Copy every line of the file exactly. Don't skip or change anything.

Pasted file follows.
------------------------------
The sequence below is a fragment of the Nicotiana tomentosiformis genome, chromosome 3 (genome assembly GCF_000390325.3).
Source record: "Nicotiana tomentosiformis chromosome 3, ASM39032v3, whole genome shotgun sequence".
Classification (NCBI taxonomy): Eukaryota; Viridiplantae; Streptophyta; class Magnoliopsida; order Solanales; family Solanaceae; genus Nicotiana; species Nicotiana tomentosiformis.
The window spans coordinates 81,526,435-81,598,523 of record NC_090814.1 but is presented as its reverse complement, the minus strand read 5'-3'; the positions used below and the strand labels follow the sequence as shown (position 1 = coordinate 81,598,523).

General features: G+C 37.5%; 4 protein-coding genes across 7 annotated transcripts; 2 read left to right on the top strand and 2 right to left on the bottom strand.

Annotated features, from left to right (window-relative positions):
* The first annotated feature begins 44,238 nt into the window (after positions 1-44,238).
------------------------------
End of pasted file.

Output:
The sequence below is a fragment of the Nicotiana tomentosiformis genome, chromosome 3 (genome assembly GCF_000390325.3).
Source record: "Nicotiana tomentosiformis chromosome 3, ASM39032v3, whole genome shotgun sequence".
Classification (NCBI taxonomy): Eukaryota; Viridiplantae; Streptophyta; class Magnoliopsida; order Solanales; family Solanaceae; genus Nicotiana; species Nicotiana tomentosiformis.
The window spans coordinates 81,526,435-81,598,523 of record NC_090814.1 but is presented as its reverse complement, the minus strand read 5'-3'; the positions used below and the strand labels follow the sequence as shown (position 1 = coordinate 81,598,523).

General features: G+C 37.5%; 4 protein-coding genes across 7 annotated transcripts; 2 read left to right on the top strand and 2 right to left on the bottom strand.

Annotated features, from left to right (window-relative positions):
* The first annotated feature begins 44,238 nt into the window (after positions 1-44,238).